Google isn't in the smart phone business. They don't make phones. They ARE in the web-based services business, and Android is a delivery platform for those. An excellent one at that.

You are flat out insane if you're trying to make a case that Android has been a net loss for Google. Do you even research this stuff? Look at their quarterly profits ever since Android got big. Notice something?


RE: Not quite accurate
By Tony Swash on 3/15/2012 7:55:56 AM , Rating: 1
quote:
You are flat out insane if you're trying to make a case that Android has been a net loss for Google. Do you even research this stuff? Look at their quarterly profits ever since Android got big. Notice something?


And almost all of that profit comes from the old desktop/browser market.

You seem to think that Google has made a lot of money from Android - OK - show us some figures to support that proposition.

Larry Page himself says mobile brings in 2.5 billion. In total. We know that iOS accounts for two thirds of all mobile searches on Google so what proportion of that 2.5 billion has come from Android?

And how much has Google invested in it's Android strategy?


RE: Not quite accurate
By Reclaimer77 on 3/15/2012 1:00:46 PM , Rating: 2
That's JUST the direct profits of the mobile division. Are you thick or something? What I'm saying is that Android increases the overall use of Google's services, thus increases their profits. The net effect of Android is probably impossible to calculate, or I'm unable to find exact numbers online, but you can believe they wouldn't be pushing it with such vigor if it wasn't extremely profitable.

Again, Google doesn't sell devices. They sell services. And smart phones and tablets are great device consumption platforms.

quote:
You seem to think that Google has made a lot of money from Android - OK - show us some figures to support that proposition.


There you go again. Just because something doesn't make as much as Apple doesn't mean it isn't viable and they should just give up and go cry in a corner. Get over Apple's profits, they are NOT a sledgehammer in every debate.

You know full well that Google doesn't have to disclose how profitable Android is specifically, but in a lawsuit Oracle seems to think it's around $4 billion a year from Android generated advertising profits. I guess that's not a "lot" of money to an Apple fanboi like you though. But I sure wouldn't mind making $10 million a day.

http://androidcommunity.com/how-much-does-android-...

Last time I checked Androids market share continues to grow. Not at Apple's level, but that doesn't make them a complete and utter failure like you make them out to be later. If Google has to play the long game, so what? Android will eventually be a $10+ billion dollar generator.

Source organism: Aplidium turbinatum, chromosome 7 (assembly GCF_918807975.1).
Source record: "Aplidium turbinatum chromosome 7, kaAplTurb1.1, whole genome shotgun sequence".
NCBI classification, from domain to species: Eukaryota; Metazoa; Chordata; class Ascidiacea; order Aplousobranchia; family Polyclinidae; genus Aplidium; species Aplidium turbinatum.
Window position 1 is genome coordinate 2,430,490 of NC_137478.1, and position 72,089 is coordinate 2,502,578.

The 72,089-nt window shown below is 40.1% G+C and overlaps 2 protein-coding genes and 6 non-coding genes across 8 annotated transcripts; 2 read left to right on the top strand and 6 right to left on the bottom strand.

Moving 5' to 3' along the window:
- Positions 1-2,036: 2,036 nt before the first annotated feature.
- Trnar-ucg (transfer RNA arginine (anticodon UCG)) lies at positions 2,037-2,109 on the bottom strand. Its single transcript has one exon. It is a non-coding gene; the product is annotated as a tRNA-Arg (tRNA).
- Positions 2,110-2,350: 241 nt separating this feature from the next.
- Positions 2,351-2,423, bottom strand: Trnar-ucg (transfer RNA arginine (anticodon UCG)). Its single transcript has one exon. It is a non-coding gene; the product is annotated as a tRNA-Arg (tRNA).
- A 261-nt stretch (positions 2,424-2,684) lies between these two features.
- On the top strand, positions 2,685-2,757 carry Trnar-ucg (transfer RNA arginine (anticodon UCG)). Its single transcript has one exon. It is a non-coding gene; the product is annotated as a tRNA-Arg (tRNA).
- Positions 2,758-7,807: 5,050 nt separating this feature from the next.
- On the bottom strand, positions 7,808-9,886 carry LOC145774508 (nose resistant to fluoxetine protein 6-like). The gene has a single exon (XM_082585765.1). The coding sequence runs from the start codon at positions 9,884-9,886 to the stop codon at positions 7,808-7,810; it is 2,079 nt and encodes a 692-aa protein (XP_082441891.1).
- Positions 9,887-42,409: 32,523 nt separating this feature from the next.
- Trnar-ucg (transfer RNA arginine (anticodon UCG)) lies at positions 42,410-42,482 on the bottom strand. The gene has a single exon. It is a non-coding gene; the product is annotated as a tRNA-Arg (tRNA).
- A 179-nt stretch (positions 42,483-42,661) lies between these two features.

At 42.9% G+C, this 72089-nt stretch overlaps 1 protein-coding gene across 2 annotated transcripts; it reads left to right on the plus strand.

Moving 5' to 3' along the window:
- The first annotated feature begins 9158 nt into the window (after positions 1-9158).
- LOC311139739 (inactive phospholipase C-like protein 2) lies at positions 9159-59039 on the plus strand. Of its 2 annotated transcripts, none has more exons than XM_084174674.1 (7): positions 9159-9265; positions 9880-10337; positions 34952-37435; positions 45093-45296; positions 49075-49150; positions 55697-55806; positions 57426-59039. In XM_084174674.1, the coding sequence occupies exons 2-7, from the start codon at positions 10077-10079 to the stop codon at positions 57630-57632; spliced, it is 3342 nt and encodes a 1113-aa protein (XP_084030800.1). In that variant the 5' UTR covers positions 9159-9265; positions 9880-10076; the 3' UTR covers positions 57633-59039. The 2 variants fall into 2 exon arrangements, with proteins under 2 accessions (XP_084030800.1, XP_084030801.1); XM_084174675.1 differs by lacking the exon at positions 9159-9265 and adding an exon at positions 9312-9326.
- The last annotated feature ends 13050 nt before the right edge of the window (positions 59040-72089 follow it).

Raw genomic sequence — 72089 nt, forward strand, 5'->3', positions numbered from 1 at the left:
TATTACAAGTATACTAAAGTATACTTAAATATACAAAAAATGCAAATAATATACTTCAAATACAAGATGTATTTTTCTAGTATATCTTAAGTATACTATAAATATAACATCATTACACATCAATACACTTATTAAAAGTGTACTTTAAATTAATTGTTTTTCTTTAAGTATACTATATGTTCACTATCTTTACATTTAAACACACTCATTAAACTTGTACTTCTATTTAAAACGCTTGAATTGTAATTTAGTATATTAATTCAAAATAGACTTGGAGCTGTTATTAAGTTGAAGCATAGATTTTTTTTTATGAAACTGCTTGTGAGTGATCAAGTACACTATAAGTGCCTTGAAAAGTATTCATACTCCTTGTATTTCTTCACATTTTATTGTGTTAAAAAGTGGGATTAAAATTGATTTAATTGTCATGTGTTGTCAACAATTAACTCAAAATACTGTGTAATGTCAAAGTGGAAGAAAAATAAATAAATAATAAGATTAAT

quote:
And how much has Google invested in it's Android strategy?


Not nearly as much as Apple. Software development is VERY cost effective. They aren't making devices and pouring money into R&D, after all. Nice try, but Android is clearly profitable. There's no way it's cost them more to develop than it's profited.


RE: Not quite accurate
By Tony Swash on 3/15/2012 2:56:08 PM , Rating: 2
quote:
That's JUST the direct profits of the mobile division. Are you thick or something? What I'm saying is that Android increases the overall use of Google's services, thus increases their profits.


How? Given that the only way that Google makes any money is through advertising how much revenue does Google earn on mobile advertising. The best figure I have seem, straight from the horses mouth, is Larry Page's number of $2.5 billion. How much of that comes from Android? We don't know for sure but if iOS search is two thirds of Google's mobile search a guess of a third of that 2.5 is reasonable.

There is zero evidence that Google makes any money from anything else other than advertising in mobile, just like as with the desktop/browser market, and lots of evidence that Google's income from mobile advertising (just like everyone else's) is small.

quote:
If Google has to play the long game, so what? Android will eventually be a $10+ billion dollar generator.


So assuming that somehow Google can pump up income from mobile to four times what it is now it will contribute about 25% of Google's income. At best. Based on track record two thirds of that will be coming from iOS and that will decline as Apple starts shutting out Google (revenge is a dish best served cold). What happens if the growth of mobile leads to a secular decline in the old desktop/browser ad market?

quote:
Nice try, but Android is clearly profitable.


No it isn't and there isn't a shred of evidence that it is. Remember Google spent over $10 billion on buying Motorola alone in order to shore up it's Android strategy.